Friday, June 22, 2012

The Voyage of the Beagle by Charles Darwin

The joy of adventure and the thrill of discovery
The Voyage of the Beagle is Charles Darwin’s account of his nearly five-year trip around the world as natural historian on board a British survey ship. Though the book is named after the ship, it contains very little description of life at sea, and concentrates almost exclusively on the details of Darwin’s many excursions on land. Darwin’s voyage on the Beagle is primarily remembered for his discoveries on the Galapagos Islands, but that particularly destination only occupies one short chapter, though it is the most interesting portion of the book from the standpoint of biological science. The large majority of the book’s narrative takes place on the mainland of South America, in the lush jungles of Brazil, the pampas of Argentina, the harsh coasts of Tierra del Fuego, and the deserts of Chile. The itinerary also includes Tahiti, Australia, New Zealand, the Cape of Good Hope in southern Africa, and numerous other islands in the Atlantic, Pacific, and Indian Oceans.

One would think that The Voyage of the Beagle, being a first-hand account of world travel, adventure, and discovery, would be more thrilling and engaging than Darwin’s most famous book, the complex scientific treatise On the Origin of Species, but that’s not the case. On the Origin of Species presents a well-structured scientific argument in which each idea builds upon the one before it, creating a snowball effect which captivates and excites the reader. The Voyage of the Beagle, on the other hand, is basically a collection of raw empirical data arranged in roughly chronological order. Occasionally Darwin will use that data to construct a hypothesis, for example in regards to the varying beaks of the Galapagos finches or the formation of the world’s coral reefs, but there’s no overarching theory or argument that unites the book as a whole. The primary value of The Voyage of the Beagle is its contribution as a precursor to the development of On the Origin of Species.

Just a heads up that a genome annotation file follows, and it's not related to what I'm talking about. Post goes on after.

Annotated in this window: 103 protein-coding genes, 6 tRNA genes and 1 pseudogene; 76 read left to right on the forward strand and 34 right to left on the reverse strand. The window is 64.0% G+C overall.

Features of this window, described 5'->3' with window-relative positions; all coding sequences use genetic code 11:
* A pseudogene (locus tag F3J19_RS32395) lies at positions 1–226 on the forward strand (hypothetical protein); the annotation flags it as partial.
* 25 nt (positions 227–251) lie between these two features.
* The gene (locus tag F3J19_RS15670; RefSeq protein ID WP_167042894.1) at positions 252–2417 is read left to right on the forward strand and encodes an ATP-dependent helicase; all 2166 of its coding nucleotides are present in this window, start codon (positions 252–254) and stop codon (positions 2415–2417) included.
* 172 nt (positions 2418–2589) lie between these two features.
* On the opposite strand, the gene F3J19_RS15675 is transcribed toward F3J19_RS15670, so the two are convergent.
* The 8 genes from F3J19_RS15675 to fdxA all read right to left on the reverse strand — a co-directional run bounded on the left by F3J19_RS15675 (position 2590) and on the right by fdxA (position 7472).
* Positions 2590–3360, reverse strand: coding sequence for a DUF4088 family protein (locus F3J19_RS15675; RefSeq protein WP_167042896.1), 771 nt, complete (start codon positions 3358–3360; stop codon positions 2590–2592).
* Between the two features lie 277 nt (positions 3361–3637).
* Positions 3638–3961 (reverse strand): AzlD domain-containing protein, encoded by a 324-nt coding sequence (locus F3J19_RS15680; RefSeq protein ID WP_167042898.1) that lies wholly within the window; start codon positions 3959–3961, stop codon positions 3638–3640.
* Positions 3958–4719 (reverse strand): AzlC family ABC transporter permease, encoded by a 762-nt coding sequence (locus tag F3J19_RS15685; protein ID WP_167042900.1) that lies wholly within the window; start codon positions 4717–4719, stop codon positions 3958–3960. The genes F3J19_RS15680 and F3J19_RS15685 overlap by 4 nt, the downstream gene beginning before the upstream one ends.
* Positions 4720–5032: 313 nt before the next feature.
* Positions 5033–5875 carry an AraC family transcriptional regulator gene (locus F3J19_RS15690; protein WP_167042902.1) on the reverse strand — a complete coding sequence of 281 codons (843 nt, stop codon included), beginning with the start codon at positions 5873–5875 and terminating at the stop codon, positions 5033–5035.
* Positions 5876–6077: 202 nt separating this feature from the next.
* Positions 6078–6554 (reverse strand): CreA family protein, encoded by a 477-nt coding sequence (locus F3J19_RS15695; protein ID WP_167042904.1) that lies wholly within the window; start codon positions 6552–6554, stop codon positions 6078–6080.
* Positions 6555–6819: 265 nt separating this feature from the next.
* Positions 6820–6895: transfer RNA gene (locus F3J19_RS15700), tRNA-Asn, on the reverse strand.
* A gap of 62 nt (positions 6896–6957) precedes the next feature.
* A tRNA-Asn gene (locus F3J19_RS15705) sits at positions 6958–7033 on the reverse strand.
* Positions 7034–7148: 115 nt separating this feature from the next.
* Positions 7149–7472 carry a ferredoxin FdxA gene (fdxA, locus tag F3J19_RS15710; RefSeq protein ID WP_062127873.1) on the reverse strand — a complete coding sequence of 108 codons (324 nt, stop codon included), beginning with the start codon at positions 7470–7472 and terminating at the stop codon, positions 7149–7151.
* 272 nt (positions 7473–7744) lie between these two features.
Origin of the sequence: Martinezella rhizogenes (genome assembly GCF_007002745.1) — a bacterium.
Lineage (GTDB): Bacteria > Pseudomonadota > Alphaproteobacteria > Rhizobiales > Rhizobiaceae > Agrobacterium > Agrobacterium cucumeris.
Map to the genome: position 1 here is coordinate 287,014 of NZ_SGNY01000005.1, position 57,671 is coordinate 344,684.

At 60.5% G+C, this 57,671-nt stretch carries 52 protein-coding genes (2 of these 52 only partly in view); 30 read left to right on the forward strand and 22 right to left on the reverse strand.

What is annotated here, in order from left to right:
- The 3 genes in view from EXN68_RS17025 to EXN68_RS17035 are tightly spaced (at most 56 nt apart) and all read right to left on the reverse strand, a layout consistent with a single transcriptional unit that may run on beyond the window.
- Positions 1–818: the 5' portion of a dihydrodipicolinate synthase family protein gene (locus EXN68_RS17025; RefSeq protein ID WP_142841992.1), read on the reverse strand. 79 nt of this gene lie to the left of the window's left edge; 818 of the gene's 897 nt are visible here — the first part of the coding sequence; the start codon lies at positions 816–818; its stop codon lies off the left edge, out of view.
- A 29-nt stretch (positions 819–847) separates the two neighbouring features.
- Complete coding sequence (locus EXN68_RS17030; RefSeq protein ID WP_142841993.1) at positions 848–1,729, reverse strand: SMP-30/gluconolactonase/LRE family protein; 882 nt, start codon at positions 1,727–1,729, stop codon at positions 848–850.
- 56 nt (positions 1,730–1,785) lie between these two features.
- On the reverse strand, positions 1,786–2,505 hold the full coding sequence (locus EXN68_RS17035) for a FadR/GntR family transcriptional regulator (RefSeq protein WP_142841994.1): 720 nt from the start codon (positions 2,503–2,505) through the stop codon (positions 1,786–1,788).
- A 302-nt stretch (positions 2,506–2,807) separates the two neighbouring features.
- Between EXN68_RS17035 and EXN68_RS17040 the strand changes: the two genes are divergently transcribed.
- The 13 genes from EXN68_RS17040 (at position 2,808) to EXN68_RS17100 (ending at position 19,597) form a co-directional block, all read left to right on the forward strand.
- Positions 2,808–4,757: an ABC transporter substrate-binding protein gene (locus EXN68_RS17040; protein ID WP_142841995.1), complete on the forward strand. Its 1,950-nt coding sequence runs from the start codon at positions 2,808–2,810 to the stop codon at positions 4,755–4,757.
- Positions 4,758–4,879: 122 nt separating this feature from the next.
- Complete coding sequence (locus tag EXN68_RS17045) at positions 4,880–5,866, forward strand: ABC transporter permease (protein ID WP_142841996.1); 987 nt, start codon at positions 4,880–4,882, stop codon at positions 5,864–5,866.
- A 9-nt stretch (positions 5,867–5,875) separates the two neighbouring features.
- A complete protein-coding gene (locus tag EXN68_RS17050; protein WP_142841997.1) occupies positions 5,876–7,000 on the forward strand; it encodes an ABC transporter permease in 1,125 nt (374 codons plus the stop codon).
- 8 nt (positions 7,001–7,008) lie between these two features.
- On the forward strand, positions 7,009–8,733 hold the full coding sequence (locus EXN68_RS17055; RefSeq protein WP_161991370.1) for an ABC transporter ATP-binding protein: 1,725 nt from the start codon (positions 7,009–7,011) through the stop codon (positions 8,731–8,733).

Though Darwin is primarily known as a biologist, he does not limit himself to that field and is equally articulate when expounding on geology, meteorology, anthropology, or even politics. In fact, in this book he probably spends more time discussing geology than he spends on zoology and botany combined. The text represents a combination of scientific research and travel writing. While the scientific portions of the book sometimes take the form of laundry lists of species or natural phenomena, the travel writing is quite good. Darwin eloquently captures the thrill of entering a foreign landscape for the first time, discovering a species never before seen by European eyes, or encountering the unfamiliar inhabitants of a distant land. He shows great respect for the culture of the gauchos of Argentina, and he truly relished the wilderness adventures he shared with them. One of the great benefits of this book is that it gives us insight into Darwin as a human being. It’s a far cry from the image of scientist as lab rat. Yes, he was an erudite scholar who seems to have read everything under the sun, but he was also a man of action who was not afraid to get his hands dirty.

I’m a big fan of the Wordsworth Classics series of paperbacks, and often sing their praises in my reviews, but their edition of The Voyage of the Beagle left me wanting more. The introduction is very good, providing valuable context for the voyage, yet it lacks even the simplest of maps, and if ever a book needed a glossary it’s this one. The copious use of geological terminology and Latin names of species hinder this book’s accessibility to the general reader. The more well-versed you are in the sciences, the more you will enjoy it.

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